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Investment strategy

April 2022

Australian Retirement Trust Chief Economist Brian Parker recaps our strong long-term investment performance despite the war in Ukraine and inflation concerns.

Longer-term returns remain strong

Australian Retirement Trust’s Super Savings Balanced option1 for Accumulation accounts produced a loss of 2.0 per cent after fees and superannuation tax for the March quarter and a gain of 10.0 per cent over the year to March 2022. Longer-term returns remain strong, with the Balanced option posting returns of 8.6 per cent p.a. over the last three years, and 9.3 per cent p.a. over the ten years to the end of March 2022. Returns for Australian Retirement Trust’s other Super Savings investment options can be found here.

The table below shows returns from the major publicly traded asset classes for periods to the end of March 2022.


Returns to 31 March 2022
3 months
%
1 year
%
3 year
% p.a.
5 year
% p.a.
10 year
% p.a.
Cash (Bloomberg AusBond Bank Bill)
0.0
0.0
0.0
1.0
1.8
Australian Diversified Fixed Interest (Bloomberg AusBond Composite Bond)
-5.9
-5.5
-0.3
1.9
3.4
Global diversified fixed income (Bloomberg Barclays Global-Aggregate hedged to $A)
-5.0
-4.0
0.8
2.0
3.9
Australian listed property (S&P/ASX 300 A-REIT Accumulation)
-6.7
19.2
6.0
8.4
12.6
Global listed property (FTSE EPRA/NAREIT Developed, hedged to $A)
-3.5
15.7
4.2
5.9
8.7
Australian shares (S&P/ASX 300 Accumulation)
2.1
15.2
10.9
9.4
10.1
Developed market shares, in $A unhedged (MSCI World ex Australia)
-8.4
11.6
12.9
12.9
14.6
Developed market shares, hedged to $A (MSCI World ex Australia)
-5.0
10.9
13.6
11.6
12.7
Emerging market shares, in $A unhedged (MSCI EM)
-9.9
-10.1
3.0
6.3
6.7

Sources: Bloomberg, Australian Retirement Trust. Past performance is not a reliable indication of future performance.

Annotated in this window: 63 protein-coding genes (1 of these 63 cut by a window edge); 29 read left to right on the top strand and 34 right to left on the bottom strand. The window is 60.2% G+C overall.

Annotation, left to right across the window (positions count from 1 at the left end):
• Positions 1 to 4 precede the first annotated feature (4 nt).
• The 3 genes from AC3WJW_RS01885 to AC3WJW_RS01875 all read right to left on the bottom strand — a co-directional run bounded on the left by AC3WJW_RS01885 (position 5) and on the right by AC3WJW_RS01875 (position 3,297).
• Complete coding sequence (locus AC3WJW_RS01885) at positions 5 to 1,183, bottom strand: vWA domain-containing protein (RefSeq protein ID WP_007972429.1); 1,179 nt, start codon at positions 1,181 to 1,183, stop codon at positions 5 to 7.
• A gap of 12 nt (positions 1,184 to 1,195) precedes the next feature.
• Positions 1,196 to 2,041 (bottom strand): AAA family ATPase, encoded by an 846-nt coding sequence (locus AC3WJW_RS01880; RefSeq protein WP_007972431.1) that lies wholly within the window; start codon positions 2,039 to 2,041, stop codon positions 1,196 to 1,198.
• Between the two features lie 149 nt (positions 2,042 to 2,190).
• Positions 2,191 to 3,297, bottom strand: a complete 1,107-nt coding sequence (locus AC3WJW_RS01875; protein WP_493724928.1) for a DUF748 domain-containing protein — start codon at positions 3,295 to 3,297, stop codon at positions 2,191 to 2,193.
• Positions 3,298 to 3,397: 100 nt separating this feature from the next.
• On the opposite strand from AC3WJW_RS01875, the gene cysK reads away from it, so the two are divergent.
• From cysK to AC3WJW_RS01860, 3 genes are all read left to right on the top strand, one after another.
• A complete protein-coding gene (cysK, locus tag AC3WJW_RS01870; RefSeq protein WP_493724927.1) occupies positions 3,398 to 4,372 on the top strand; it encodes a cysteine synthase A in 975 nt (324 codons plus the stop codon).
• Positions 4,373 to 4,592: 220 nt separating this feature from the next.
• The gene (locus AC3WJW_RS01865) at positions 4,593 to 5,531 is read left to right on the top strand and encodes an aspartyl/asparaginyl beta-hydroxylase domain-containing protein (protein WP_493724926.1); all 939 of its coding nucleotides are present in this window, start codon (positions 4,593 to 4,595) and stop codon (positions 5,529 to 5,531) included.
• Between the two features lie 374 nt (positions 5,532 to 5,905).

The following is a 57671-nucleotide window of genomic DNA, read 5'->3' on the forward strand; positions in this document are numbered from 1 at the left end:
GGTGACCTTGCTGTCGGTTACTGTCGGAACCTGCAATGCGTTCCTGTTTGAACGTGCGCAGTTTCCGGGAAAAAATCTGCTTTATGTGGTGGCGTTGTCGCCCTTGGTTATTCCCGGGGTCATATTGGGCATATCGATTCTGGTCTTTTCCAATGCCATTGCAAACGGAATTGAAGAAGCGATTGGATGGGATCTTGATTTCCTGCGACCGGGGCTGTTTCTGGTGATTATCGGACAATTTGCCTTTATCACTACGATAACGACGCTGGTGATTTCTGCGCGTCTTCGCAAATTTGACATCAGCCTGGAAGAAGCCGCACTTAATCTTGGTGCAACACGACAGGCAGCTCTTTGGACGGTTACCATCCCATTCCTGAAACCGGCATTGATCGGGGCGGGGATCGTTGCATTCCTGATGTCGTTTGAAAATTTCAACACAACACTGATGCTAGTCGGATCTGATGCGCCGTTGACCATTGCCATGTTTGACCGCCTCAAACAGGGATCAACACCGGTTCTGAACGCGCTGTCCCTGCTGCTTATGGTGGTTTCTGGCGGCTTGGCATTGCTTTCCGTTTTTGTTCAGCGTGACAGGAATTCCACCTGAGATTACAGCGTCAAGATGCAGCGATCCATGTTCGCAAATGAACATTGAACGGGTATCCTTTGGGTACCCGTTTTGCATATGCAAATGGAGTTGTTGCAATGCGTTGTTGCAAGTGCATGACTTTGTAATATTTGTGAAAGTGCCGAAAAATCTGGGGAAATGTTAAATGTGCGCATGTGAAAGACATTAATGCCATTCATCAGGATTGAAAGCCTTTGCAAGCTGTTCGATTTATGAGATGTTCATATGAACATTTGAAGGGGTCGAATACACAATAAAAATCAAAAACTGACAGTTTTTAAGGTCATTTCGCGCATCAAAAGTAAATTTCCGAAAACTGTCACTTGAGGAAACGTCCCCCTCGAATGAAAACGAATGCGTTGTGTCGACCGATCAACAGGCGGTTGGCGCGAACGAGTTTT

The Russia-Ukraine crisis and inflation concerns affect share markets

After very strong performance in 2021, world share markets mostly lost ground over the March 2022 quarter. Inflation concerns and the likelihood that monetary policy would be tightened sooner and more aggressively than previously thought unsettled markets over the quarter. At the same time rising tensions between Russia and Ukraine, which culminated in Russia’s invasion of Ukraine in late February, produced further declines in share prices. Share prices in the Eurozone, because of its proximity to the Russia-Ukraine conflict and the emerging markets experienced the largest declines. US and Japanese shares also posted negative returns despite a reasonably solid recovery in March.

The Australian dollar and share market gains

A stronger Australian dollar detracted from the returns of both developed and emerging markets shares over the March quarter. Generally, when global financial markets are unsettled, the Australian dollar tends to decline in value. However, the war in Ukraine has triggered further gains in a range of commodity prices and therefore Australia’s position as a major commodity producer and net energy exporter suggests that our economy could benefit from the crisis. This was also reflected in the performance of the Australian share market which produced positive returns over the quarter, driven by strong gains in materials, energy and financials shares.

Fixed income returns remain sharply negative

Both Australian and global fixed income returns were sharply negative over the quarter. Bond yields have risen sharply as persistently high inflation in the US and elsewhere raised expectations that official interest rates would rise. After the central banks of Korea, Norway, New Zealand and the UK began raising rates last year, the US Federal Reserve raised official interest rates at its March meeting for the first time since 2018, and clearly indicated that further rate increases are likely over the remainder of 2022. In early April, the Reserve Bank of Australia signalled its intention to begin raising interest rates over the coming months.

The economic outlook amid the war in Ukraine and COVID setbacks